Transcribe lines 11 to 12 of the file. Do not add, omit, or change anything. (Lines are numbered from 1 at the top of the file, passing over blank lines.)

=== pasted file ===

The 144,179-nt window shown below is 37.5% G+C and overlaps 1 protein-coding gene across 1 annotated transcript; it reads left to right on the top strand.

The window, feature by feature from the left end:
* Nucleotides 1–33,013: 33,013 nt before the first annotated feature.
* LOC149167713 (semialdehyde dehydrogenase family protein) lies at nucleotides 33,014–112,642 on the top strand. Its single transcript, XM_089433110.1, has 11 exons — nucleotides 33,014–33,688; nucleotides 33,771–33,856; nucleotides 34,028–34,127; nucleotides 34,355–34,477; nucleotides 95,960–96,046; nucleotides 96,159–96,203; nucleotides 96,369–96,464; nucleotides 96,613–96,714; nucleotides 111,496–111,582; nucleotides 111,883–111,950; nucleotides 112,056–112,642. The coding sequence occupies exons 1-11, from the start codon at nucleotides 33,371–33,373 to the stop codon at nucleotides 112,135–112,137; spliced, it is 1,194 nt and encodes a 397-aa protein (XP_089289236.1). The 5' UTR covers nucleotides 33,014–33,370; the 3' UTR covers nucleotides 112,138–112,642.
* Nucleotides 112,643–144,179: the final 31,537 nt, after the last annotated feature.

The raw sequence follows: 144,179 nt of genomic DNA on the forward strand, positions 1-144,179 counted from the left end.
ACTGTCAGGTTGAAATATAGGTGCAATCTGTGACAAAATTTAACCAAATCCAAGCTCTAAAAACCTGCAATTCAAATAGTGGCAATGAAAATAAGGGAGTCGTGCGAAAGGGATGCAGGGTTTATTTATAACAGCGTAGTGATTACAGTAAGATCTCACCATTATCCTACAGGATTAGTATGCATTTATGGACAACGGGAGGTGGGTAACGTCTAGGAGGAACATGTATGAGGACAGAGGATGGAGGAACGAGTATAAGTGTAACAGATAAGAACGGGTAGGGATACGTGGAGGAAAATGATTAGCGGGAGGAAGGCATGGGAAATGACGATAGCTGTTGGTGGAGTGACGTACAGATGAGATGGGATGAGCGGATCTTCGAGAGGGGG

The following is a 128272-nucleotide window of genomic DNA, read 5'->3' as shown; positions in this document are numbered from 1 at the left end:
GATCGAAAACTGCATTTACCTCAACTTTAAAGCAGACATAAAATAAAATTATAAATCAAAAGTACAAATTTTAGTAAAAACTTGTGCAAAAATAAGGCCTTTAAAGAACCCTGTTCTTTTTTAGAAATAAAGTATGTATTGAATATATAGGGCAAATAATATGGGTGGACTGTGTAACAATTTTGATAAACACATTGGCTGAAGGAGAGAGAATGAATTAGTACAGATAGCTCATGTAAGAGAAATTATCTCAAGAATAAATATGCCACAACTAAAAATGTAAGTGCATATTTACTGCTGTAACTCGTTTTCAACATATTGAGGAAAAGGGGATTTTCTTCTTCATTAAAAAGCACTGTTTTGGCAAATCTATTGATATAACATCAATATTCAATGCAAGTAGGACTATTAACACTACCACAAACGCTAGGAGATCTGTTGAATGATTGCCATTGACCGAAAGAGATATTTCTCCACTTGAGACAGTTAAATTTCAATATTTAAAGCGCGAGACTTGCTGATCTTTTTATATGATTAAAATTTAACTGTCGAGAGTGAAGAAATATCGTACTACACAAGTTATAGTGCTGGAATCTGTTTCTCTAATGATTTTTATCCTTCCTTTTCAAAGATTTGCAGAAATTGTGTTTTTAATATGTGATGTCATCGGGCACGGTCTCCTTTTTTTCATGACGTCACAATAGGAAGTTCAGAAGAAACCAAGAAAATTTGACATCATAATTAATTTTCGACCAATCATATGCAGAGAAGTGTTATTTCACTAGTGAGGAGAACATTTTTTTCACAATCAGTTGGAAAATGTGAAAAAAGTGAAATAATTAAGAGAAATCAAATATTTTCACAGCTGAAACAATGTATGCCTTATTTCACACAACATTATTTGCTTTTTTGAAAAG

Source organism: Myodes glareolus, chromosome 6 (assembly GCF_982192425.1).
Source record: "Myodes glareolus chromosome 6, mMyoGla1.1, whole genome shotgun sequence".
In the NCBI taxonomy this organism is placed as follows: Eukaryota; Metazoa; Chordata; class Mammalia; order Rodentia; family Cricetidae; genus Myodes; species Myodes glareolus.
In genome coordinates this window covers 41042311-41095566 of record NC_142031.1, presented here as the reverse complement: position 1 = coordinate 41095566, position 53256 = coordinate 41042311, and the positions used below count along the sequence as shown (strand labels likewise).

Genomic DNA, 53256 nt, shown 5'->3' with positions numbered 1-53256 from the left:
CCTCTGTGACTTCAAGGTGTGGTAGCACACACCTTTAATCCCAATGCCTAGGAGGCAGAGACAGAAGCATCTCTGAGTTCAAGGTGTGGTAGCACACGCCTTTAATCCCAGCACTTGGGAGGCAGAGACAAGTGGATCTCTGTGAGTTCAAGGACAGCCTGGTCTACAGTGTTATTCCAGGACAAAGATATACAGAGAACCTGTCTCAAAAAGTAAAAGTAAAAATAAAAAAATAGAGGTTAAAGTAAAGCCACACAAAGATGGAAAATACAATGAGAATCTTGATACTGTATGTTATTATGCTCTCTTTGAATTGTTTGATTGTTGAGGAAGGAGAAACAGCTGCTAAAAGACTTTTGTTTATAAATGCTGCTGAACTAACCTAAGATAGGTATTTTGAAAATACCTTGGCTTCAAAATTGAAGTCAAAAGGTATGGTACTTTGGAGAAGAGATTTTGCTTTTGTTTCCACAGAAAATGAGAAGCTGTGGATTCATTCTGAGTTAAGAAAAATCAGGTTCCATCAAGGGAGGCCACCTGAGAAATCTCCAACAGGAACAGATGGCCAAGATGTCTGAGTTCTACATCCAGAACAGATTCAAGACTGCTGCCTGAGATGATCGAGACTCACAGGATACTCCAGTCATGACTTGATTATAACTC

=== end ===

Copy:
Source record: "Myodes glareolus chromosome 6, mMyoGla1.1, whole genome shotgun sequence".
In the NCBI taxonomy this organism is placed as follows: Eukaryota; Metazoa; Chordata; class Mammalia; order Rodentia; family Cricetidae; genus Myodes; species Myodes glareolus.